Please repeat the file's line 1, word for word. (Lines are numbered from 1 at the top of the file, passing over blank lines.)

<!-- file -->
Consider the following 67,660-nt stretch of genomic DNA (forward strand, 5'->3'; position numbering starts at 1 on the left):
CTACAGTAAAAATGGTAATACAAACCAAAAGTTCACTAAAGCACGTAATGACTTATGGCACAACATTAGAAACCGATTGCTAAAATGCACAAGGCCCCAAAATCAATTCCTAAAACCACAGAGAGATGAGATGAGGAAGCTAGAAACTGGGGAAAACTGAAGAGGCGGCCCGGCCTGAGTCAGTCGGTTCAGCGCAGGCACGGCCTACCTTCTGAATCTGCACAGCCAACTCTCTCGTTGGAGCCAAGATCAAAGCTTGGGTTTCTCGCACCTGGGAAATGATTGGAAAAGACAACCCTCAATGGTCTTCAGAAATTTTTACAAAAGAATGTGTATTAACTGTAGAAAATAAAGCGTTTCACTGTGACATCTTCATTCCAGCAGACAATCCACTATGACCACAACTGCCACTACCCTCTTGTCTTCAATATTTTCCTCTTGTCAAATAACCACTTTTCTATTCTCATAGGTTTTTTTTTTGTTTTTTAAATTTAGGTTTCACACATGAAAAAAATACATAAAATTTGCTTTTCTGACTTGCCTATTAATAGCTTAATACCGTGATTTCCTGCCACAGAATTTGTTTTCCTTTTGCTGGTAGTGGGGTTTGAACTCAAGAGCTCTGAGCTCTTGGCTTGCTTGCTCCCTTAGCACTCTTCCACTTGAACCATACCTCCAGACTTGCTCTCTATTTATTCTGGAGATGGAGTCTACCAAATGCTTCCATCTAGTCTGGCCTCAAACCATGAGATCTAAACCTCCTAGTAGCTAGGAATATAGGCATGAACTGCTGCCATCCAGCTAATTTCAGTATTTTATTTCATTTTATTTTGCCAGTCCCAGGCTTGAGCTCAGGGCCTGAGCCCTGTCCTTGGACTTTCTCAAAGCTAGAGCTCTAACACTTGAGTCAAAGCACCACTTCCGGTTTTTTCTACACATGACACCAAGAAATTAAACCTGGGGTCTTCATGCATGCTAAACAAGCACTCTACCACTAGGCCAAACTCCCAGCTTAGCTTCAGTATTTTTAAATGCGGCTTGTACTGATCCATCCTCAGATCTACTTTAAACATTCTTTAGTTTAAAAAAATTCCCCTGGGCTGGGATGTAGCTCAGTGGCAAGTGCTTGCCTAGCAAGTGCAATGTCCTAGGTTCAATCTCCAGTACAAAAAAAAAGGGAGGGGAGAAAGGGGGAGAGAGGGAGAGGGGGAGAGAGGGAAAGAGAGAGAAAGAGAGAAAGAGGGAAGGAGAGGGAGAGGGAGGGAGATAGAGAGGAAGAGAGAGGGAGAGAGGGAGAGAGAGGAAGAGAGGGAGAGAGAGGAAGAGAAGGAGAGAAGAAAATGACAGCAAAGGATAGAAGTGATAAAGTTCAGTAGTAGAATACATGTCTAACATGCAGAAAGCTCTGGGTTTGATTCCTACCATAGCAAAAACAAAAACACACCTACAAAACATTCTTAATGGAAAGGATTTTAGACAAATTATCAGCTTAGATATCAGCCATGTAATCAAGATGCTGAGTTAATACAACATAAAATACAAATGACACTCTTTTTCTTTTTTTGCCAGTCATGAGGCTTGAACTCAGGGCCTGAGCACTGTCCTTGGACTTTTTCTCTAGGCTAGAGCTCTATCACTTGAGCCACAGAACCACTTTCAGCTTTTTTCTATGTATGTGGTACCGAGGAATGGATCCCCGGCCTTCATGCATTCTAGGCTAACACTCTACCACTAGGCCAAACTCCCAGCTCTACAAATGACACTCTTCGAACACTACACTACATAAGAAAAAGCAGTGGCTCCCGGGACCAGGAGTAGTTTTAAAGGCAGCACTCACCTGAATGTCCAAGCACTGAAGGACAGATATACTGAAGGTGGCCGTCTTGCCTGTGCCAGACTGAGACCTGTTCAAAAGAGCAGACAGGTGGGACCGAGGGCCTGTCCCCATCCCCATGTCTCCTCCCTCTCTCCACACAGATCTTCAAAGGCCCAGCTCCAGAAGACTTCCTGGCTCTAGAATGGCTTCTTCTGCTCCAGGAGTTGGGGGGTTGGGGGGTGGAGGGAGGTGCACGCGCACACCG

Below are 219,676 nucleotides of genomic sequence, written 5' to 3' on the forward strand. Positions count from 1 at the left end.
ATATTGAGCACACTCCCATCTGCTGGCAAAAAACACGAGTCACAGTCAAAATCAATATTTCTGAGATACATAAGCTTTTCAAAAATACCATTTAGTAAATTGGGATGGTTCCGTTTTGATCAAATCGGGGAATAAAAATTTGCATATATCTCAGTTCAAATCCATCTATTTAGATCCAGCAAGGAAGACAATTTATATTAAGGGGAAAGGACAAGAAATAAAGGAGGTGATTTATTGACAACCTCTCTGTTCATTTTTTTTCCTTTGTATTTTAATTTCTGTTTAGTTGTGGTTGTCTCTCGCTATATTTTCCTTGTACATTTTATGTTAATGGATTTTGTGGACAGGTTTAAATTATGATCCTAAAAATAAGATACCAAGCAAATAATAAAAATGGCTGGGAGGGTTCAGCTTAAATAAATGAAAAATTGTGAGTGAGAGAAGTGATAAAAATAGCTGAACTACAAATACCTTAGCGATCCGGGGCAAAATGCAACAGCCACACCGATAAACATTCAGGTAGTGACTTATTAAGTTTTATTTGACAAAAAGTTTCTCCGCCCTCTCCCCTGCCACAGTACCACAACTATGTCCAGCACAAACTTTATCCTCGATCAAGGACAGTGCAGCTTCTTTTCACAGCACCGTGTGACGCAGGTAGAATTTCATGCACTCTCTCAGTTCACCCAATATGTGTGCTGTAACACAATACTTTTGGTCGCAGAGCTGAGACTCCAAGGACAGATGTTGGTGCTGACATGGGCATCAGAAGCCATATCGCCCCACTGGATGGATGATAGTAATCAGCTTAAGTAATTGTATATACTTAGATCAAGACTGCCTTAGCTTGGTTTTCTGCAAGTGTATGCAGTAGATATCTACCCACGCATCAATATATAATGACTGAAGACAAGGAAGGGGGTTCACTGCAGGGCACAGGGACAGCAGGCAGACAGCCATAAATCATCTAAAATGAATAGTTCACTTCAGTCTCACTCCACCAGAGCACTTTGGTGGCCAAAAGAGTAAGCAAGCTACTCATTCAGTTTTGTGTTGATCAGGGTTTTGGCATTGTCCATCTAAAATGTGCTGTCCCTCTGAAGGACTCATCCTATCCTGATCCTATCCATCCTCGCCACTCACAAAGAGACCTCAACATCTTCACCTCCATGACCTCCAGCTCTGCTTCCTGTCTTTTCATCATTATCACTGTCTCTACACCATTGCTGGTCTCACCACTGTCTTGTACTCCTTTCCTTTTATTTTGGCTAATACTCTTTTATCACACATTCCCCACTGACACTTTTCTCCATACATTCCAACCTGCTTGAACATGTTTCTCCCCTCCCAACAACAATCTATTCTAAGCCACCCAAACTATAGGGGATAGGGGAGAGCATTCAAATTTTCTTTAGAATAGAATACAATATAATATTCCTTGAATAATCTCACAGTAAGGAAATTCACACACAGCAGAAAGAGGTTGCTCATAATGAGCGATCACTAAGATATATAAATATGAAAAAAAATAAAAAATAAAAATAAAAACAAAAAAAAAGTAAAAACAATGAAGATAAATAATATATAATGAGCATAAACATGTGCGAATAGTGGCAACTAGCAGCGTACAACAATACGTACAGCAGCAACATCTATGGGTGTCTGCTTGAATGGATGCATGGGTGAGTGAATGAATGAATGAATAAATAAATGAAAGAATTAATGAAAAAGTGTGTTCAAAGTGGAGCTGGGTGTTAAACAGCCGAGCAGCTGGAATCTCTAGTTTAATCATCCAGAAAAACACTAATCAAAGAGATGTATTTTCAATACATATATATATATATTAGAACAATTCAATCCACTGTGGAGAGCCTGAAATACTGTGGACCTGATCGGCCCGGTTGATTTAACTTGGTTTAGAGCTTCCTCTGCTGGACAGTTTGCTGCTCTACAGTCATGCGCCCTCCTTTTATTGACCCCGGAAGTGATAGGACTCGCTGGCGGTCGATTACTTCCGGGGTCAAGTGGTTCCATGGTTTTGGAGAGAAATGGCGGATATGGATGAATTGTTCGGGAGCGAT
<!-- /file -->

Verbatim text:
Consider the following 67,660-nt stretch of genomic DNA (forward strand, 5'->3'; position numbering starts at 1 on the left):